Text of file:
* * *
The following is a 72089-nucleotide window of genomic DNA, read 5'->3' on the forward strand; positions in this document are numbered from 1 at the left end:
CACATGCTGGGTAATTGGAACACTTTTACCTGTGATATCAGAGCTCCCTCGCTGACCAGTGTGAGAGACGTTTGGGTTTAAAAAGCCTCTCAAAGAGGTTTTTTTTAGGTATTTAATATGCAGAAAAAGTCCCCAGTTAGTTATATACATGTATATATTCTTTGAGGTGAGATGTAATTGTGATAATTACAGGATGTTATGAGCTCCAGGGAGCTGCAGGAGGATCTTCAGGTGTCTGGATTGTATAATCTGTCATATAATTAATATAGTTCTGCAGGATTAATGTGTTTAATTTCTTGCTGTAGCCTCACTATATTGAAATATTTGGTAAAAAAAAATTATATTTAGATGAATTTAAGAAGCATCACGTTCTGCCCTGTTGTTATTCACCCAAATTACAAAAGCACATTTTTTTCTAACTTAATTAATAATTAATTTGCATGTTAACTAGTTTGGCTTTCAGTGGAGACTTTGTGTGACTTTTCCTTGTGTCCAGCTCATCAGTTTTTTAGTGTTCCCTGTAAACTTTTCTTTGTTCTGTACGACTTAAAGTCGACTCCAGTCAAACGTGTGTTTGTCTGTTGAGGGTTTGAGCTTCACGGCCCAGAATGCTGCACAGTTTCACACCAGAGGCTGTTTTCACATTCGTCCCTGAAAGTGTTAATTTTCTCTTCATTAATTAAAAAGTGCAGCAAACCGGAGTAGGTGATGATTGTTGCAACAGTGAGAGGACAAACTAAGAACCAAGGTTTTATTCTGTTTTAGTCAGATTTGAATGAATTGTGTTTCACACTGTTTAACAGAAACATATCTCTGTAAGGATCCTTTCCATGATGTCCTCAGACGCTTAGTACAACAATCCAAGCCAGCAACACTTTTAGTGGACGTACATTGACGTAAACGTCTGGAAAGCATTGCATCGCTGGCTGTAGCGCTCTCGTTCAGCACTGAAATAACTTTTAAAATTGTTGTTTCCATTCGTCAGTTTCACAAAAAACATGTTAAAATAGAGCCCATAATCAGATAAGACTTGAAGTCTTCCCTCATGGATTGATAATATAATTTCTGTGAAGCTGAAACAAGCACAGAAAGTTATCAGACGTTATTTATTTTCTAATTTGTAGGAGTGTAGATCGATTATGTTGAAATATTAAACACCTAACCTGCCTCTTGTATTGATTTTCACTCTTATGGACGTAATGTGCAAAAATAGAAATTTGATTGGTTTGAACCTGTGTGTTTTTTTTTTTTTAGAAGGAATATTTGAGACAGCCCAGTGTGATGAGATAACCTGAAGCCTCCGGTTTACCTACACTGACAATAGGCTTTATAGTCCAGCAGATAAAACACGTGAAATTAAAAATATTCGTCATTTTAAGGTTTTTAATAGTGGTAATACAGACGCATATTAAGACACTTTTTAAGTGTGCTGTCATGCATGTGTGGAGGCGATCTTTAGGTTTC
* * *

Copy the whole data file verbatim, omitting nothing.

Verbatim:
The following is a 72089-nucleotide window of genomic DNA, read 5'->3' on the forward strand; positions in this document are numbered from 1 at the left end:
CACATGCTGGGTAATTGGAACACTTTTACCTGTGATATCAGAGCTCCCTCGCTGACCAGTGTGAGAGACGTTTGGGTTTAAAAAGCCTCTCAAAGAGGTTTTTTTTAGGTATTTAATATGCAGAAAAAGTCCCCAGTTAGTTATATACATGTATATATTCTTTGAGGTGAGATGTAATTGTGATAATTACAGGATGTTATGAGCTCCAGGGAGCTGCAGGAGGATCTTCAGGTGTCTGGATTGTATAATCTGTCATATAATTAATATAGTTCTGCAGGATTAATGTGTTTAATTTCTTGCTGTAGCCTCACTATATTGAAATATTTGGTAAAAAAAAATTATATTTAGATGAATTTAAGAAGCATCACGTTCTGCCCTGTTGTTATTCACCCAAATTACAAAAGCACATTTTTTTCTAACTTAATTAATAATTAATTTGCATGTTAACTAGTTTGGCTTTCAGTGGAGACTTTGTGTGACTTTTCCTTGTGTCCAGCTCATCAGTTTTTTAGTGTTCCCTGTAAACTTTTCTTTGTTCTGTACGACTTAAAGTCGACTCCAGTCAAACGTGTGTTTGTCTGTTGAGGGTTTGAGCTTCACGGCCCAGAATGCTGCACAGTTTCACACCAGAGGCTGTTTTCACATTCGTCCCTGAAAGTGTTAATTTTCTCTTCATTAATTAAAAAGTGCAGCAAACCGGAGTAGGTGATGATTGTTGCAACAGTGAGAGGACAAACTAAGAACCAAGGTTTTATTCTGTTTTAGTCAGATTTGAATGAATTGTGTTTCACACTGTTTAACAGAAACATATCTCTGTAAGGATCCTTTCCATGATGTCCTCAGACGCTTAGTACAACAATCCAAGCCAGCAACACTTTTAGTGGACGTACATTGACGTAAACGTCTGGAAAGCATTGCATCGCTGGCTGTAGCGCTCTCGTTCAGCACTGAAATAACTTTTAAAATTGTTGTTTCCATTCGTCAGTTTCACAAAAAACATGTTAAAATAGAGCCCATAATCAGATAAGACTTGAAGTCTTCCCTCATGGATTGATAATATAATTTCTGTGAAGCTGAAACAAGCACAGAAAGTTATCAGACGTTATTTATTTTCTAATTTGTAGGAGTGTAGATCGATTATGTTGAAATATTAAACACCTAACCTGCCTCTTGTATTGATTTTCACTCTTATGGACGTAATGTGCAAAAATAGAAATTTGATTGGTTTGAACCTGTGTGTTTTTTTTTTTTTAGAAGGAATATTTGAGACAGCCCAGTGTGATGAGATAACCTGAAGCCTCCGGTTTACCTACACTGACAATAGGCTTTATAGTCCAGCAGATAAAACACGTGAAATTAAAAATATTCGTCATTTTAAGGTTTTTAATAGTGGTAATACAGACGCATATTAAGACACTTTTTAAGTGTGCTGTCATGCATGTGTGGAGGCGATCTTTAGGTTTC